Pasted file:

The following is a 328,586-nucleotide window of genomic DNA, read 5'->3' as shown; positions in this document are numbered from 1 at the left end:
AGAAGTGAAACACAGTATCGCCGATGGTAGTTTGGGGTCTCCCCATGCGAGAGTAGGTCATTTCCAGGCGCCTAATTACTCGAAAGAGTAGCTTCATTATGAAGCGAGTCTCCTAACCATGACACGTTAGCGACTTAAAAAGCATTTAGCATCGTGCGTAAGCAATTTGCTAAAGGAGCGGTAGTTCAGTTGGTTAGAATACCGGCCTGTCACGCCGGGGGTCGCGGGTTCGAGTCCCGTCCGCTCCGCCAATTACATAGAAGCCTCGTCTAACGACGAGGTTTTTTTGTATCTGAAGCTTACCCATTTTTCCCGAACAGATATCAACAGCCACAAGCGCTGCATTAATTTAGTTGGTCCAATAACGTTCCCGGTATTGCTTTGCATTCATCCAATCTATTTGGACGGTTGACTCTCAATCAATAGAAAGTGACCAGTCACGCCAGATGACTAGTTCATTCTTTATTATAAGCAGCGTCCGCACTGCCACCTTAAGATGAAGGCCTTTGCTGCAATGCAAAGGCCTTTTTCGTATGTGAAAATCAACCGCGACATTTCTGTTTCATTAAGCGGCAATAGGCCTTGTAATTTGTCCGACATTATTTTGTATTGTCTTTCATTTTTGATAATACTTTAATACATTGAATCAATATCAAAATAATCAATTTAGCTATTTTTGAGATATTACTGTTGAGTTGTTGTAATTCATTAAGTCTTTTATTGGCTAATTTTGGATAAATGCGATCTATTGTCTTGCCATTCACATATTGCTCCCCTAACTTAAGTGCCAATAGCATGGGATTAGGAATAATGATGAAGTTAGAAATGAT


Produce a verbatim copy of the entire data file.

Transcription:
The following is a 328,586-nucleotide window of genomic DNA, read 5'->3' as shown; positions in this document are numbered from 1 at the left end:
AGAAGTGAAACACAGTATCGCCGATGGTAGTTTGGGGTCTCCCCATGCGAGAGTAGGTCATTTCCAGGCGCCTAATTACTCGAAAGAGTAGCTTCATTATGAAGCGAGTCTCCTAACCATGACACGTTAGCGACTTAAAAAGCATTTAGCATCGTGCGTAAGCAATTTGCTAAAGGAGCGGTAGTTCAGTTGGTTAGAATACCGGCCTGTCACGCCGGGGGTCGCGGGTTCGAGTCCCGTCCGCTCCGCCAATTACATAGAAGCCTCGTCTAACGACGAGGTTTTTTTGTATCTGAAGCTTACCCATTTTTCCCGAACAGATATCAACAGCCACAAGCGCTGCATTAATTTAGTTGGTCCAATAACGTTCCCGGTATTGCTTTGCATTCATCCAATCTATTTGGACGGTTGACTCTCAATCAATAGAAAGTGACCAGTCACGCCAGATGACTAGTTCATTCTTTATTATAAGCAGCGTCCGCACTGCCACCTTAAGATGAAGGCCTTTGCTGCAATGCAAAGGCCTTTTTCGTATGTGAAAATCAACCGCGACATTTCTGTTTCATTAAGCGGCAATAGGCCTTGTAATTTGTCCGACATTATTTTGTATTGTCTTTCATTTTTGATAATACTTTAATACATTGAATCAATATCAAAATAATCAATTTAGCTATTTTTGAGATATTACTGTTGAGTTGTTGTAATTCATTAAGTCTTTTATTGGCTAATTTTGGATAAATGCGATCTATTGTCTTGCCATTCACATATTGCTCCCCTAACTTAAGTGCCAATAGCATGGGATTAGGAATAATGATGAAGTTAGAAATGAT